When the weird get going, they start their own forum. - Vaughn McMillan

  3. #3
    Join Date
    Dec 2006
    Goodland, Kansas
    The armoire looks good Dan. Don't know what to tell you about the oil soak. I don't like oil soaking at all. Never had any luck getting a shine on it. I use mostly Antique Oil and General Finishes Seal-A-Cell follow by Arm-R-Seal. Another one I like a lot is either satin or gloss Waterlox depending on the look I want. With the AO or Seal-a-Cell I brush it on till it doesn't soak in anymore and then wipe it off. With the AO I do the same proces for 3 to 4 coats and then wait a week or more then buff.
    Bernie W.

    Retirement: Thats when you return from work one day
    and say, Hi, Honey, Im home forever.

    To succeed in life, you need three things: a wishbone, a backbone and a funnybone.

  4. #4
    Join Date
    Jul 2008
    Hardinsburg, KY
    Dan, here is my $.02 worth on your bowls and the finish. 1st the obvious, is the varnish you used in your mixture gloss or flat? You'll never a gloss finish using a flat finish. 2nd, you'll need to want more than one coat for sure. Even with soaking you usually have to give it several baths in the oil before the wood is completely saturated. When I was using DO only, I would go with as many as 15 coats, saturate, wait 15-20 minutes, wipe off excess, allow to dry. In a communication with Ron Kent one time he talked about doing his cycle 20-25 times on some pieces of wood. You just don't know how much it is going to absorb. 3rd, once you are happy with what the oil is doing, give it a week or so and take the piece to the buffing wheel. You can take a piece that is oil saturated and nearly flat up to a pretty bright shine. Hope that helps some.

    The little vase form in my avatar is finished with one coat of lacquer cut 50/50 with thinner (wiped off) and 2 coats of DO hand rubbed on. Beall buffed after that. Not high gloss, but it does have a Satin shine to it.
    Last edited by Doug Miller; 06-26-2009 at 02:44 PM.
    Working flat so I can play round,
    Doug Miller

    Repentance Is The
    Prerequisite For
    Gods Forgiveness

  5. #5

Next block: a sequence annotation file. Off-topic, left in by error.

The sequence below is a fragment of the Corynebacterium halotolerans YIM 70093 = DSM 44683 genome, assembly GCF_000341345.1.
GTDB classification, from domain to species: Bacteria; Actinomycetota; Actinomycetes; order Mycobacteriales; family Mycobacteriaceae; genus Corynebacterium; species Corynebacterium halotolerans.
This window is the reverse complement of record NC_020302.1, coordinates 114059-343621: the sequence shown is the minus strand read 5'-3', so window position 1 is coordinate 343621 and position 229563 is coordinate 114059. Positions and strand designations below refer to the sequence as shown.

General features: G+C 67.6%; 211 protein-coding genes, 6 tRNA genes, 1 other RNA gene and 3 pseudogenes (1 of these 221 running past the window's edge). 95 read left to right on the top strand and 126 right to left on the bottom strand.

Join Date
    Jul 2008
    Palm Springs, Ca


    Thanks Vaughn and Bernie

    The oil soak on the bowls is something new ive been trying out. I am constantly experimenting with the way I finish my bowls. I try dyes, oils, laquer, varnishes, varnish mixtures etc-.
    I do use AO and have buffed and it works great. I will try the Seal a cell and Armor seal as i do have some of it.
    I have also finished sanded and just buffed with tripoli, white diamond and carnuba (only wax i have). It leaves a satin type of finish but have not been able to reach the semi gloss finish this way.
    Because i have to order AO - I use alot of Danish Oil in my work - 98% of all my work gets oil as the first coat of anything unless im using my dyes. The oil seems to give me a very nice depth and really makes the work pop (so to speak).
    I have had some good luck controlling cracking especially around the pith by using the oil soaking. After a good soaking I let it dry for the day and then i apply another couple coats of Danish or AO over the next few days depending on what i have on hand and put the bowl inside where its cooler and let it dry slowly (sometimes bagged and recently trying not to bag at all). The last bowl in the picture came out nice from the soak.

  6. #6
    Join Date
    Feb 2008
    Cornwall, England
    None of you guys ever seem to mention good old fashioned wax polish (not carnuba). I sand to the best finish can then wax polish. a couple of coats does it. It soaks in, preserves the wood and how much you buff it dictates how glossy it is. Added bonus is that most housewives (over here at least) have wax polish in the house so can continue with it themselves as required.